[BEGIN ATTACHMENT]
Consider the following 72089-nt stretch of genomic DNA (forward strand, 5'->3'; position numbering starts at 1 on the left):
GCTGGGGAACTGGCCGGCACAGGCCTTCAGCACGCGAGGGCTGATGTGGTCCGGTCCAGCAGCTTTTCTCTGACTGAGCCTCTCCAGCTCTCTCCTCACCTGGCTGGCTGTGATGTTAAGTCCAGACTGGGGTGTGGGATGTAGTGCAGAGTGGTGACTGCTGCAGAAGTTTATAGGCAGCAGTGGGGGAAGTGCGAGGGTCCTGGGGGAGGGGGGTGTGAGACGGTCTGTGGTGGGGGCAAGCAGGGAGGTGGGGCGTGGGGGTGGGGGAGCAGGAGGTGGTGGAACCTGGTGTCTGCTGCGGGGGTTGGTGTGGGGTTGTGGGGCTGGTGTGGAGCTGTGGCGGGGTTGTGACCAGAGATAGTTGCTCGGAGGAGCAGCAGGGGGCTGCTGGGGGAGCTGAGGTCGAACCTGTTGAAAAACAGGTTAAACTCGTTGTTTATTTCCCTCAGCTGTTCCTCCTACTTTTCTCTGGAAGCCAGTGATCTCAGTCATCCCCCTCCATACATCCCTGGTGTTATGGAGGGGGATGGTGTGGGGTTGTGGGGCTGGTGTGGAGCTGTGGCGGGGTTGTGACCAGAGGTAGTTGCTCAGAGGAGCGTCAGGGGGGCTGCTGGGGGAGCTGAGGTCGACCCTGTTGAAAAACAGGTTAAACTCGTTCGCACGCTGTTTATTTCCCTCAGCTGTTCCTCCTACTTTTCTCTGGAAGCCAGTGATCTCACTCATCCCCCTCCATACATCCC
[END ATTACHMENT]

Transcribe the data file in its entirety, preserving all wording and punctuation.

Consider the following 72089-nt stretch of genomic DNA (forward strand, 5'->3'; position numbering starts at 1 on the left):
GCTGGGGAACTGGCCGGCACAGGCCTTCAGCACGCGAGGGCTGATGTGGTCCGGTCCAGCAGCTTTTCTCTGACTGAGCCTCTCCAGCTCTCTCCTCACCTGGCTGGCTGTGATGTTAAGTCCAGACTGGGGTGTGGGATGTAGTGCAGAGTGGTGACTGCTGCAGAAGTTTATAGGCAGCAGTGGGGGAAGTGCGAGGGTCCTGGGGGAGGGGGGTGTGAGACGGTCTGTGGTGGGGGCAAGCAGGGAGGTGGGGCGTGGGGGTGGGGGAGCAGGAGGTGGTGGAACCTGGTGTCTGCTGCGGGGGTTGGTGTGGGGTTGTGGGGCTGGTGTGGAGCTGTGGCGGGGTTGTGACCAGAGATAGTTGCTCGGAGGAGCAGCAGGGGGCTGCTGGGGGAGCTGAGGTCGAACCTGTTGAAAAACAGGTTAAACTCGTTGTTTATTTCCCTCAGCTGTTCCTCCTACTTTTCTCTGGAAGCCAGTGATCTCAGTCATCCCCCTCCATACATCCCTGGTGTTATGGAGGGGGATGGTGTGGGGTTGTGGGGCTGGTGTGGAGCTGTGGCGGGGTTGTGACCAGAGGTAGTTGCTCAGAGGAGCGTCAGGGGGGCTGCTGGGGGAGCTGAGGTCGACCCTGTTGAAAAACAGGTTAAACTCGTTCGCACGCTGTTTATTTCCCTCAGCTGTTCCTCCTACTTTTCTCTGGAAGCCAGTGATCTCACTCATCCCCCTCCATACATCCC